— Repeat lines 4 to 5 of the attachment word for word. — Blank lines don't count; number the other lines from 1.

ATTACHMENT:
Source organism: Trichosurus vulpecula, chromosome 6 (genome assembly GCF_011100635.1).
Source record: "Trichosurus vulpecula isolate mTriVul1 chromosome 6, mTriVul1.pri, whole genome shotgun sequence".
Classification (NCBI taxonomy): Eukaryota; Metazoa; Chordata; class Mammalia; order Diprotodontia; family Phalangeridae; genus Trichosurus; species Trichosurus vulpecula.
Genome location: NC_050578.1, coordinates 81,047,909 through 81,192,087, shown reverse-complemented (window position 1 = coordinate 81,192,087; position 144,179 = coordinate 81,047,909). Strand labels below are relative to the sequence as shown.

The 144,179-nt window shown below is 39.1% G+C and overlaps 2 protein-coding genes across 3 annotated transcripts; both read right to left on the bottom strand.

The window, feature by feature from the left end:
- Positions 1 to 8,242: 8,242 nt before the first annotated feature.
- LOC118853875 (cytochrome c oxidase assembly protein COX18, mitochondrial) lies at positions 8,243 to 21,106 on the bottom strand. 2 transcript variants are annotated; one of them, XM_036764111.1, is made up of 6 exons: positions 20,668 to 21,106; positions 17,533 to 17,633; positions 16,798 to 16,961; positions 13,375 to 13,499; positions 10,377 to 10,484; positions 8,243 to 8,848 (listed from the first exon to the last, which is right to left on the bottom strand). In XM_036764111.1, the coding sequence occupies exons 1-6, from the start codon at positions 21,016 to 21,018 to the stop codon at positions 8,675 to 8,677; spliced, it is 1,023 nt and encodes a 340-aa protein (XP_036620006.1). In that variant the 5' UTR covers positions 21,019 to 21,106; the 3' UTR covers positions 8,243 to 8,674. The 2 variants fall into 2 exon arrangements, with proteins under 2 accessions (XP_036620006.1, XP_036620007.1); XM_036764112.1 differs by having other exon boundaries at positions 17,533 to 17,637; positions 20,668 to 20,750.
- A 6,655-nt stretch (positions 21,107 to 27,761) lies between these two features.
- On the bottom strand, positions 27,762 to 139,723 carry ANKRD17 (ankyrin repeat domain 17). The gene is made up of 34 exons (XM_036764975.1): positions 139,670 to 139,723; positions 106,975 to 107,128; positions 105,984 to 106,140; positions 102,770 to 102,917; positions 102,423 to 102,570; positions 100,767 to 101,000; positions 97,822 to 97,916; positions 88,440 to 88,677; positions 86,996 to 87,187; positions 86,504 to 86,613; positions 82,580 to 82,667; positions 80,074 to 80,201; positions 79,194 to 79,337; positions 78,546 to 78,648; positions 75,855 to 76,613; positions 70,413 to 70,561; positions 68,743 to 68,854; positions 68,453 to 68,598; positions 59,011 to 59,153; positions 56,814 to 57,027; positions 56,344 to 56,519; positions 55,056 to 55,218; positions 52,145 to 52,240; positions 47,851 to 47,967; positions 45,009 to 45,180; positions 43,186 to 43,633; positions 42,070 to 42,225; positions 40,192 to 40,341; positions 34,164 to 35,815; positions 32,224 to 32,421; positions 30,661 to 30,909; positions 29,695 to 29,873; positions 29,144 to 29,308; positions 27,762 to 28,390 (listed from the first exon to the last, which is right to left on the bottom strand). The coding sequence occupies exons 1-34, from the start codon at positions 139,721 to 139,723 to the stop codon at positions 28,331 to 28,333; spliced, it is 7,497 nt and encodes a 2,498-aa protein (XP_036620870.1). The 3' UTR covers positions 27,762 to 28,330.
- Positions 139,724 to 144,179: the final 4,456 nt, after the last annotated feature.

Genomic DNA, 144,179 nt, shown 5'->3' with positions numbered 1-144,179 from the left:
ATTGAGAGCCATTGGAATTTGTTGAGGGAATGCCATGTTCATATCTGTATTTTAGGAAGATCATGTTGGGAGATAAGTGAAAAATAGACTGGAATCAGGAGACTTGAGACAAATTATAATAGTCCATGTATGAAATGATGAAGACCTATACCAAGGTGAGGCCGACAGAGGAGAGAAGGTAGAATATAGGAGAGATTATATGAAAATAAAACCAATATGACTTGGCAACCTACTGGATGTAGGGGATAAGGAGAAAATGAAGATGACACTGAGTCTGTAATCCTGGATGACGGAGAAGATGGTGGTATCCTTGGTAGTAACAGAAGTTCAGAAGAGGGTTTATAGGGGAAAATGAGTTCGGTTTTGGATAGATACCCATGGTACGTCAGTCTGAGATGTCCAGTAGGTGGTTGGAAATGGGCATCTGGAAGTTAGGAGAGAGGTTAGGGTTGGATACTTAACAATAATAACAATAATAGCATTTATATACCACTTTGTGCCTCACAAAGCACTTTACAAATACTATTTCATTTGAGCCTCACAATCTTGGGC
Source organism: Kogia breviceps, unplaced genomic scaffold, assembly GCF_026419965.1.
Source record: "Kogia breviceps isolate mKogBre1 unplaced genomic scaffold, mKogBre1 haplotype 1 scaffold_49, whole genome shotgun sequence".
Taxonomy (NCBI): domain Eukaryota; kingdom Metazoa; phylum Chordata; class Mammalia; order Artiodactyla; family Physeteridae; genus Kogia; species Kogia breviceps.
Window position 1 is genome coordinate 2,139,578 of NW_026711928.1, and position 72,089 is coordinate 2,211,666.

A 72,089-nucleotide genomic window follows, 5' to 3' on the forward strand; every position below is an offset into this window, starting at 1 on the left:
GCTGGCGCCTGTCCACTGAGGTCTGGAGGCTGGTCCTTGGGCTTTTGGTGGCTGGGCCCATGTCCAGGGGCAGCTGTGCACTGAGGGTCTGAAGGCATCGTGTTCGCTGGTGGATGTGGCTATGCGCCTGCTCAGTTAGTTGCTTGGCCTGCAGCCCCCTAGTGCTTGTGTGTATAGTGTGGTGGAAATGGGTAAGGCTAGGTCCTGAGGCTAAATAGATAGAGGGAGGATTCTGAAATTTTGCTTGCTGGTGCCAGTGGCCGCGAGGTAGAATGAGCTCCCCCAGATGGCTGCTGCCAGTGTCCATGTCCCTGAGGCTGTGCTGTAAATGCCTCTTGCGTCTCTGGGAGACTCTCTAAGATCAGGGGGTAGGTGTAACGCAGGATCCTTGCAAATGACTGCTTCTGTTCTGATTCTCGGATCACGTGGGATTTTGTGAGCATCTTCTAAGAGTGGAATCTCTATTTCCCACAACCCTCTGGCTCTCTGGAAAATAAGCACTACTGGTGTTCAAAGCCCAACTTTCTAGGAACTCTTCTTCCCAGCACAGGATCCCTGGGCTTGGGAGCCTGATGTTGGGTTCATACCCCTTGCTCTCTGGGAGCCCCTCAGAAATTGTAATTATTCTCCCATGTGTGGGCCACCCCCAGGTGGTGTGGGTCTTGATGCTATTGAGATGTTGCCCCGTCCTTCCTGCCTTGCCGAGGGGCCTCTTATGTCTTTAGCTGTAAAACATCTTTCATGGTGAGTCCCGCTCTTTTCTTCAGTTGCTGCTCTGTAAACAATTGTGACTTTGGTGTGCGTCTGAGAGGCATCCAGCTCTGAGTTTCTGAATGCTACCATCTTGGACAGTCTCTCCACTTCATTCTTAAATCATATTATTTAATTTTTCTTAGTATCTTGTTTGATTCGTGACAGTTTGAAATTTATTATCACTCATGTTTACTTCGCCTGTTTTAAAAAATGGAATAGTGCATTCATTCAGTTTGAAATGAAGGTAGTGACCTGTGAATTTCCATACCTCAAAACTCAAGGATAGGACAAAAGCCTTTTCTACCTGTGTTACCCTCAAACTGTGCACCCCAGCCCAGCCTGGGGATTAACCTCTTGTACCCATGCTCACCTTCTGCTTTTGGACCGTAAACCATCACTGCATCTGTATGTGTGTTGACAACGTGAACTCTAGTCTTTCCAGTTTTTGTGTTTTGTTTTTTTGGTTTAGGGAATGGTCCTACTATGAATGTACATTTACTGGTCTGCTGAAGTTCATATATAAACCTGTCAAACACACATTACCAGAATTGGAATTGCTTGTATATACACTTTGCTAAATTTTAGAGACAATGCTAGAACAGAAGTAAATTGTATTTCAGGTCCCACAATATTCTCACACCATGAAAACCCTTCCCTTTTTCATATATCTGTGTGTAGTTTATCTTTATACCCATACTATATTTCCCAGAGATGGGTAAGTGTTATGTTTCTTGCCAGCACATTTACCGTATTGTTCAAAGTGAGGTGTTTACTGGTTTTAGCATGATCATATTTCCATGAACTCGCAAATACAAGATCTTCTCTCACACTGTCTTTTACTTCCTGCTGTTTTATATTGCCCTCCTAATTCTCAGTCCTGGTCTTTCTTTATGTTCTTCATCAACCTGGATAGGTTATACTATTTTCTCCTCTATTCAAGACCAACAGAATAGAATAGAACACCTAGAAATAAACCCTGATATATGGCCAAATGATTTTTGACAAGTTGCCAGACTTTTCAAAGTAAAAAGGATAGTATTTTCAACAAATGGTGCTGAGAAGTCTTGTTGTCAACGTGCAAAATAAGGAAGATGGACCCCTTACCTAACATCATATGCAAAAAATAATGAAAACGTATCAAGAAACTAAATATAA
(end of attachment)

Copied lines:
Genome location: NC_050578.1, coordinates 81,047,909 through 81,192,087, shown reverse-complemented (window position 1 = coordinate 81,192,087; position 144,179 = coordinate 81,047,909). Strand labels below are relative to the sequence as shown.

The 144,179-nt window shown below is 39.1% G+C and overlaps 2 protein-coding genes across 3 annotated transcripts; both read right to left on the bottom strand.